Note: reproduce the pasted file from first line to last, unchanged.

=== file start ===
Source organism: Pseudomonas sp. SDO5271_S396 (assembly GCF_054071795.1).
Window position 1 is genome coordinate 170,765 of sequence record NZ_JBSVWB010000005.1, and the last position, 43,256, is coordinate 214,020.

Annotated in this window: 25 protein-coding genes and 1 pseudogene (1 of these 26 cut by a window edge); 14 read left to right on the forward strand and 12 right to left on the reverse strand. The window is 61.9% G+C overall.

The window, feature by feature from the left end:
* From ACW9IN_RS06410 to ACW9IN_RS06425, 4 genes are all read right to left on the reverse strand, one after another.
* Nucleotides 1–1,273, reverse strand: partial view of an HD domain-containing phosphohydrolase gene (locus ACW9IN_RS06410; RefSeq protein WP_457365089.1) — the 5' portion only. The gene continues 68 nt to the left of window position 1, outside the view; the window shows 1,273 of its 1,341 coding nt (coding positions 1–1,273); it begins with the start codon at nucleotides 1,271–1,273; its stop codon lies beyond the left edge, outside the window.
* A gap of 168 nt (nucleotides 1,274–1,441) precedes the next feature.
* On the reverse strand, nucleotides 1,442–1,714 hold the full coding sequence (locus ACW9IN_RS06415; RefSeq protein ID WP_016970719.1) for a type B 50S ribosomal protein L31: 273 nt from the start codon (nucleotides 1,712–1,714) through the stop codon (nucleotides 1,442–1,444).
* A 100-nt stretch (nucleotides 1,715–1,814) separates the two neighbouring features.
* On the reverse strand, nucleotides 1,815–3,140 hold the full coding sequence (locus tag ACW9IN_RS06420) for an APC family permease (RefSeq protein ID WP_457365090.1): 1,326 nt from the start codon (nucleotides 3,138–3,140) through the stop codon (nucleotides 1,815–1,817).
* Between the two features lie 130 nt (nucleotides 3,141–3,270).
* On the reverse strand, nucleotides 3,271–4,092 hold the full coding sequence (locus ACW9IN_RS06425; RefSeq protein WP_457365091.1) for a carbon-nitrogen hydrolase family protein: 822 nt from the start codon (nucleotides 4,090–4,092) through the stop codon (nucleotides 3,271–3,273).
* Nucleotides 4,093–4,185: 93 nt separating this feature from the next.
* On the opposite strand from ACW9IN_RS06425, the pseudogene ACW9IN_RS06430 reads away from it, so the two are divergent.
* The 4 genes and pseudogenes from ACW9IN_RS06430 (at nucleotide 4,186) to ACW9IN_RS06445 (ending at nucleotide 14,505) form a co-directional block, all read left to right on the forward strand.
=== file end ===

Source organism: Pseudomonas sp. SDO5271_S396 (assembly GCF_054071795.1).
Window position 1 is genome coordinate 170,765 of sequence record NZ_JBSVWB010000005.1, and the last position, 43,256, is coordinate 214,020.

Annotated in this window: 25 protein-coding genes and 1 pseudogene (1 of these 26 cut by a window edge); 14 read left to right on the forward strand and 12 right to left on the reverse strand. The window is 61.9% G+C overall.

The window, feature by feature from the left end:
* From ACW9IN_RS06410 to ACW9IN_RS06425, 4 genes are all read right to left on the reverse strand, one after another.
* Nucleotides 1–1,273, reverse strand: partial view of an HD domain-containing phosphohydrolase gene (locus ACW9IN_RS06410; RefSeq protein WP_457365089.1) — the 5' portion only. The gene continues 68 nt to the left of window position 1, outside the view; the window shows 1,273 of its 1,341 coding nt (coding positions 1–1,273); it begins with the start codon at nucleotides 1,271–1,273; its stop codon lies beyond the left edge, outside the window.
* A gap of 168 nt (nucleotides 1,274–1,441) precedes the next feature.
* On the reverse strand, nucleotides 1,442–1,714 hold the full coding sequence (locus ACW9IN_RS06415; RefSeq protein ID WP_016970719.1) for a type B 50S ribosomal protein L31: 273 nt from the start codon (nucleotides 1,712–1,714) through the stop codon (nucleotides 1,442–1,444).
* A 100-nt stretch (nucleotides 1,715–1,814) separates the two neighbouring features.
* On the reverse strand, nucleotides 1,815–3,140 hold the full coding sequence (locus tag ACW9IN_RS06420) for an APC family permease (RefSeq protein ID WP_457365090.1): 1,326 nt from the start codon (nucleotides 3,138–3,140) through the stop codon (nucleotides 1,815–1,817).
* Between the two features lie 130 nt (nucleotides 3,141–3,270).
* On the reverse strand, nucleotides 3,271–4,092 hold the full coding sequence (locus ACW9IN_RS06425; RefSeq protein WP_457365091.1) for a carbon-nitrogen hydrolase family protein: 822 nt from the start codon (nucleotides 4,090–4,092) through the stop codon (nucleotides 3,271–3,273).
* Nucleotides 4,093–4,185: 93 nt separating this feature from the next.
* On the opposite strand from ACW9IN_RS06425, the pseudogene ACW9IN_RS06430 reads away from it, so the two are divergent.
* The 4 genes and pseudogenes from ACW9IN_RS06430 (at nucleotide 4,186) to ACW9IN_RS06445 (ending at nucleotide 14,505) form a co-directional block, all read left to right on the forward strand.